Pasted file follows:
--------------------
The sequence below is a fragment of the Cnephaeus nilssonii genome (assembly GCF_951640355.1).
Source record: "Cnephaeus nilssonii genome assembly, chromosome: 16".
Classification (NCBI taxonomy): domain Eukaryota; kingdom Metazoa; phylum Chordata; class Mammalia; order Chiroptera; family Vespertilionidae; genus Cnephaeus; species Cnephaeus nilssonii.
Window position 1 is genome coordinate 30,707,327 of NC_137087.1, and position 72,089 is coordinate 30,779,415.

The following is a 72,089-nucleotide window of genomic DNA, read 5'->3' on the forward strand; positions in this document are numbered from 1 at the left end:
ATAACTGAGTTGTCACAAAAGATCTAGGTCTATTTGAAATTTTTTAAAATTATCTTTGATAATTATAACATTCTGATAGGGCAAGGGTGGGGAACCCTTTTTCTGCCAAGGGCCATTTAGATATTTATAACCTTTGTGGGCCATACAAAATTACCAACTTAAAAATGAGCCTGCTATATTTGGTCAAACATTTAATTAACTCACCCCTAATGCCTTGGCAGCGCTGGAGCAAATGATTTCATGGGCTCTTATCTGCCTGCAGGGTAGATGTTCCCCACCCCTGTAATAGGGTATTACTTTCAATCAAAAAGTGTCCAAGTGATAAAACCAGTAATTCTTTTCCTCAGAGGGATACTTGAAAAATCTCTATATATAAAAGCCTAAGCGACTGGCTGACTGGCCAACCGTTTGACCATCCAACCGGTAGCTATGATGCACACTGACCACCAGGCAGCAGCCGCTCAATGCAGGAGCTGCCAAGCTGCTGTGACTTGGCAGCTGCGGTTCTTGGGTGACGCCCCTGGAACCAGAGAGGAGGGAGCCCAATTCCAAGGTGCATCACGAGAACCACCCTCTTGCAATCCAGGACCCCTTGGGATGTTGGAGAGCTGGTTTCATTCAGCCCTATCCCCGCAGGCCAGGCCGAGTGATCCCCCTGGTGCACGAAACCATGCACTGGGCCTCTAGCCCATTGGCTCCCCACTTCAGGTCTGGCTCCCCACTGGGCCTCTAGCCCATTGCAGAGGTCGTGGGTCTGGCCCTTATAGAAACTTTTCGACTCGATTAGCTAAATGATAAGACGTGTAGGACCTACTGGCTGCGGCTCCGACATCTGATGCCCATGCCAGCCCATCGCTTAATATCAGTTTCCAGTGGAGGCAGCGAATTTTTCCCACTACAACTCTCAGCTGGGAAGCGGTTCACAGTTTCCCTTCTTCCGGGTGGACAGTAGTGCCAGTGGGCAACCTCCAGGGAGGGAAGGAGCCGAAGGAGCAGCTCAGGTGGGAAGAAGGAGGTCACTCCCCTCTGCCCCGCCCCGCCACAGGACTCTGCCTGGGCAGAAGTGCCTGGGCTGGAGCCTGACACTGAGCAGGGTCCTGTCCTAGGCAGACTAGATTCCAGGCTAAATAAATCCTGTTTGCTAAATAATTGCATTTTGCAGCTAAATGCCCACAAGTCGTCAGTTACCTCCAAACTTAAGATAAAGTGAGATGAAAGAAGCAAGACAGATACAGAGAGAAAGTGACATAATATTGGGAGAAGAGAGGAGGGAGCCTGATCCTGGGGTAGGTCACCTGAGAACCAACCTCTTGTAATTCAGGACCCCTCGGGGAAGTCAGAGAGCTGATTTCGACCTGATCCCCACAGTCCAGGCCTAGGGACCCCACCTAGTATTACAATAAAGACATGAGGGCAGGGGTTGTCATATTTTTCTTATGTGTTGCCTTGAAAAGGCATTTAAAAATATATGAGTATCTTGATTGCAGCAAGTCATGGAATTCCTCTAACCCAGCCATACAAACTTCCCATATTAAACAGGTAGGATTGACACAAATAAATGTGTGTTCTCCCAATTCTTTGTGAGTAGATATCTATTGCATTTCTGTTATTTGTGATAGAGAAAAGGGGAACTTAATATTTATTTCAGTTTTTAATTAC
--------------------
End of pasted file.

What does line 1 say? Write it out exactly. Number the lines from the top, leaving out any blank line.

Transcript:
The sequence below is a fragment of the Cnephaeus nilssonii genome (assembly GCF_951640355.1).